Flexible distributed computing with volunteered resources
Nowadays, computational grids have evolved to a stage where they can comprise many volunteered resources owned by different individual users and/or institutions, such as desktop grids and volunteered computing grids. This brings benefits for large-scale computing, as more resources are available to exploit. On the other hand, the inherent characteristics of the volunteered resources bring some challenges for efficiently exploiting them. For example, jobs may not be able to be executed by some resources, as the computing resources can be heterogeneous. Furthermore, the resources can be volatile as the resource owners usually have the right to decide when and how to donate the idle Central Processing Unit (CPU) cycles of their computers. Therefore, in order to utilise volunteered resources efficiently, this research investigated solutions from different aspects. Firstly, this research proposes a new computational Grid architecture based on Java and Java application migration technologies to provide fundamental support for coping with these challenges. This proposed architecture supports heterogeneous resources, ensuring local activities are not affected by Grid jobs and enabling resources to carry out live and automatic Java application migration. Secondly, this research work proposes some job-scheduling and migration algorithms based on resource availability prediction and/or artificial intelligence techniques. To examine the proposed algorithms, this work includes a series of experiments in both synthetic and practical scenarios and compares the performance of the proposed algorithms with existing ones across a variety of scenarios. According to the critical assessment, each algorithm has its own distinct advantages and performs well when certain conditions are met. In addition, this research analyses the characteristics of resources in terms of the availability pattern of practical volunteer-based grids. The analysis shows that each environment has its own characteristics and each volunteered resource’s availability tends to possess weak correlations across different days and times-of-day.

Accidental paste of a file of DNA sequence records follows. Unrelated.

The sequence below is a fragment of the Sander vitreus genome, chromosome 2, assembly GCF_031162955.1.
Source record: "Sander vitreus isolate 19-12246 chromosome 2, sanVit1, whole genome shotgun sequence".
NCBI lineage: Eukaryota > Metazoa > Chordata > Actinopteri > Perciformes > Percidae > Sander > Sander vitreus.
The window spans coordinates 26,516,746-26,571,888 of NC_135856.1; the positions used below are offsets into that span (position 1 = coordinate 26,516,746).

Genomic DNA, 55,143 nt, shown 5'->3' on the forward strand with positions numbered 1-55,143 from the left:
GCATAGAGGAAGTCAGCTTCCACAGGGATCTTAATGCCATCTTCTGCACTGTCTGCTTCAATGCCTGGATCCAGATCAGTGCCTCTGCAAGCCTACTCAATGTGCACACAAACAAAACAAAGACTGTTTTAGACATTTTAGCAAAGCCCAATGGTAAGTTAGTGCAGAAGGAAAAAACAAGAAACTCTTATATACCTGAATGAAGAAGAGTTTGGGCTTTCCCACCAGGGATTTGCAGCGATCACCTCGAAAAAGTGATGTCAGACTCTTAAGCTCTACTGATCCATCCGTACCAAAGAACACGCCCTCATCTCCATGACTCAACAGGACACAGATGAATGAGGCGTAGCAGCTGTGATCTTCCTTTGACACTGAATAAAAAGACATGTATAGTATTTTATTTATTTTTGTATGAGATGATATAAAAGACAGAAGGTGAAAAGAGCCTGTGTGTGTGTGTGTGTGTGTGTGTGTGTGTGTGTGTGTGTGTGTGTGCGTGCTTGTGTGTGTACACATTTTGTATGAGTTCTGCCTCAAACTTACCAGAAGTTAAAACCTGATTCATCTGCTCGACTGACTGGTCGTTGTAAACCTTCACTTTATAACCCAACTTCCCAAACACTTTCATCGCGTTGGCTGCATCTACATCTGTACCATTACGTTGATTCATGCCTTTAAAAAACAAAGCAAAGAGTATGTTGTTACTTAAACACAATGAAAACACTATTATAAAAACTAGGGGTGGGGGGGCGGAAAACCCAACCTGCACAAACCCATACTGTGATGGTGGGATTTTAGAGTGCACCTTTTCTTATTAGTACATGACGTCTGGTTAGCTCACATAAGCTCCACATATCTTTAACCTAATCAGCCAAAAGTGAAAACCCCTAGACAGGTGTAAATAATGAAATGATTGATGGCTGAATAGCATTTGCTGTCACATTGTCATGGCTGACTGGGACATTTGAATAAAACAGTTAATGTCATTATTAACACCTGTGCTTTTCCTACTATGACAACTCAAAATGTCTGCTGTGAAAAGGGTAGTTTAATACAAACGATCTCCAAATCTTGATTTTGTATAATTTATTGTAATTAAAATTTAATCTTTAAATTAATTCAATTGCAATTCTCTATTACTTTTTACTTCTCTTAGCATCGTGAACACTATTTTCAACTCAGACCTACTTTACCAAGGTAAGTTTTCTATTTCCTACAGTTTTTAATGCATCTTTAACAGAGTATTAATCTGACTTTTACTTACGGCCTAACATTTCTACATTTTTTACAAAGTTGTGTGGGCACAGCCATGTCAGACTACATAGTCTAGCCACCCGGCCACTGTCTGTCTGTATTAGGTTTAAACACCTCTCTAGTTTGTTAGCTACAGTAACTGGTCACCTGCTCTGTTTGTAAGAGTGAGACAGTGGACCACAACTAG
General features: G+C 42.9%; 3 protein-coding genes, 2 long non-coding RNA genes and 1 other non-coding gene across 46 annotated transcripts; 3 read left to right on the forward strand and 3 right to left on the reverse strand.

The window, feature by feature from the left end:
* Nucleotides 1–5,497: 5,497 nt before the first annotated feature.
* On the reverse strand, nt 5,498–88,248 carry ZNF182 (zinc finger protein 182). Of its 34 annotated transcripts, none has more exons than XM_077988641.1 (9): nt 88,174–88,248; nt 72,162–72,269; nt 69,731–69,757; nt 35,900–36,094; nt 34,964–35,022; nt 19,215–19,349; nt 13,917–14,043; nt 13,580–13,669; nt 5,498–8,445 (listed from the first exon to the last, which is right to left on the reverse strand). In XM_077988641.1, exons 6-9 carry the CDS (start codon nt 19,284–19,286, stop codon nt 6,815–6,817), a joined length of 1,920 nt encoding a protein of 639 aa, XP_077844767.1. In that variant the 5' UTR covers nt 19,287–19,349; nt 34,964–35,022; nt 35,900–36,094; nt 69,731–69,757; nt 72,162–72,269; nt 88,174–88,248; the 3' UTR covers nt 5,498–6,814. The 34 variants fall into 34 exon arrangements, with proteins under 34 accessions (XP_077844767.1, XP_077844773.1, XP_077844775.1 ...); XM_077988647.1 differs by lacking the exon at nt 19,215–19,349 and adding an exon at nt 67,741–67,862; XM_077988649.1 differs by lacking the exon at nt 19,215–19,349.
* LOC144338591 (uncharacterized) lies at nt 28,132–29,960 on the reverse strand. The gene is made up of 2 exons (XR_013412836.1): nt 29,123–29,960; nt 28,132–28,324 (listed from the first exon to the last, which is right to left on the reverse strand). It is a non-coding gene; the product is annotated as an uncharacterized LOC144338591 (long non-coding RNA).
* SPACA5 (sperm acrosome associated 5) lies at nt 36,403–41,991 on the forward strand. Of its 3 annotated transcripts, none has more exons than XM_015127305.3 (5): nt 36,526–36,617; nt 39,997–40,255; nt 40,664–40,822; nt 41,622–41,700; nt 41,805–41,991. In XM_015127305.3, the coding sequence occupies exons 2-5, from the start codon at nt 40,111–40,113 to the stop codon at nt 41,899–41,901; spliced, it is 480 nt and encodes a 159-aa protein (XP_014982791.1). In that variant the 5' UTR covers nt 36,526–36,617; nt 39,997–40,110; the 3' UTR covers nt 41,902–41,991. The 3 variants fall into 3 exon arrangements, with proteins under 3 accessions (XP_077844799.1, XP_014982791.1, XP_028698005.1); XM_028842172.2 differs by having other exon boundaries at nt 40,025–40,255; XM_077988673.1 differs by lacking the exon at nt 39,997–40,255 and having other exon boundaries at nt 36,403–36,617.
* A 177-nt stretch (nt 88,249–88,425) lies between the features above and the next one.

- Theses